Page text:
You are on page 1of 1


PubMed Central, Figure 1: IUBMB Life. 2009 April; 61(4): 424430. doi: 10.1002/iub.169

From: IUBMB Life. Author manuscript; available in PMC 2010 April 1. Published in final edited form as: IUBMB Life. 2009 April; 61(4): 424430. doi: 10.1002/iub.169 Copyright/License Request permission to reuse

<< Prev

Next >>

Figure 1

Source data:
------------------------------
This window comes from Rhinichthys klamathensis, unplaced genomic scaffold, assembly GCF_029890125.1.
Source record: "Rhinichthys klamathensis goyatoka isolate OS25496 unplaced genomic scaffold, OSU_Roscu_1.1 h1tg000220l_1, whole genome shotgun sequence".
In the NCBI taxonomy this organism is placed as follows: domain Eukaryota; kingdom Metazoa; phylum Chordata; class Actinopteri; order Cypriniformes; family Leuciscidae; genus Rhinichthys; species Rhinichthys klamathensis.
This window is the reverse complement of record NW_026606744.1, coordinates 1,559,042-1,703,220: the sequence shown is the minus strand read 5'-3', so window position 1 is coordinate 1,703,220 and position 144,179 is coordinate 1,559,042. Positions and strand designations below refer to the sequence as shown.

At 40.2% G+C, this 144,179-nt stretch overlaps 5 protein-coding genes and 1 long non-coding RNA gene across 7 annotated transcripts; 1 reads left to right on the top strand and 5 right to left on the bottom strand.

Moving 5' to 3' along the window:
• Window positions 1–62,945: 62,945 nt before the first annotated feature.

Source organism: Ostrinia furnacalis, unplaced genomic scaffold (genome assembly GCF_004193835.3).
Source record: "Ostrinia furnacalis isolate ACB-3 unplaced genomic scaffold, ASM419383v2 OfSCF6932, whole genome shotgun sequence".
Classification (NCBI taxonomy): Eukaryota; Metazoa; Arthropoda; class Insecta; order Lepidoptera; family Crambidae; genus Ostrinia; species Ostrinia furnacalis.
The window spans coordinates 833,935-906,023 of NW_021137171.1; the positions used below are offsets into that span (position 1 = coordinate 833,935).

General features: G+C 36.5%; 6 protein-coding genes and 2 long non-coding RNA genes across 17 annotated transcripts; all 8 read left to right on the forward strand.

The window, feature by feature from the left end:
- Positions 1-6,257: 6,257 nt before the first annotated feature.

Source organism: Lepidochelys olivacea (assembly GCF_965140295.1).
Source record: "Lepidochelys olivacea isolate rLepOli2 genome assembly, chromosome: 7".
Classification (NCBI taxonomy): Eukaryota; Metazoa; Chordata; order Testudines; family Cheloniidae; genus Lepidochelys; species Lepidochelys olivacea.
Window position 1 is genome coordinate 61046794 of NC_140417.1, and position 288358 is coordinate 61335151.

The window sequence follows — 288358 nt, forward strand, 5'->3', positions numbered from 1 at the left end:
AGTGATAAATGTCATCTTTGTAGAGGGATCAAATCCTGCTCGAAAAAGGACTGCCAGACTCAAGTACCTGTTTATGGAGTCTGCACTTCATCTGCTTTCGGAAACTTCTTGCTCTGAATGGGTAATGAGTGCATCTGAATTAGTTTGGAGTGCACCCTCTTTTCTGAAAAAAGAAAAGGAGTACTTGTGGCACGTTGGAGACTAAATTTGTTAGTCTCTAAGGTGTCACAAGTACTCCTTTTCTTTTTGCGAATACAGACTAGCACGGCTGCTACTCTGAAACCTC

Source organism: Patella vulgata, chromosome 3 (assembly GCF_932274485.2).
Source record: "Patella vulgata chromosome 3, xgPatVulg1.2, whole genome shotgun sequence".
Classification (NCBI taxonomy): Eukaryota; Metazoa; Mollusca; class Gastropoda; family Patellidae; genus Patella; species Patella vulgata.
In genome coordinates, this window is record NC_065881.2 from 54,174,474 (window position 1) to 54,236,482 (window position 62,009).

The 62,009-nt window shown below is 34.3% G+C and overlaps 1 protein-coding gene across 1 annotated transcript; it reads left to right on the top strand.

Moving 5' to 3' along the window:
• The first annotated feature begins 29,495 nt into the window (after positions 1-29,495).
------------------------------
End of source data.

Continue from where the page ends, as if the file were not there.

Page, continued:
Mechanisms linking adipose tissue to inflammation in obesity Adipocytes, macrophages and T-lymphocytes residing within obese adipose tissue are activated via mitochondrial and endoplasmic reticulum (ER) dependent mechanisms (Inset A) to produce and secrete a variety of cytokines, chemokines, and adipokines. These substances exert a paracrine action on the local microcirculation and an endocrine action on the vasculature in distant tissues to induce phenotypic changes that are consistent with an inflammatory response. In arterioles (Inset B), adipose tissuederived mediators induce the production of superoxide, which inactivates the vascular smooth muscle relaxant nitric oxide (NO), leading to vasoconstriction and reduced perfusion. The mediators further impair tissue perfusion by activating leukocytes, which become less deformable and consequently obstruct flow through capillaries (Inset C). The resulting hypoxic state promotes angiogenesis. Venules respond to the adipose tissue-derived mediators by increasing (via ROS mediated, NFkB-dependent transcription) the expression of endothelial cell adhesion molecules (CAMs) that promote the recruitment of leukocytes and platelets (Inset D), which subsequently lead to impaired endothelial barrier function, increased vascular permeability, and interstitial edema.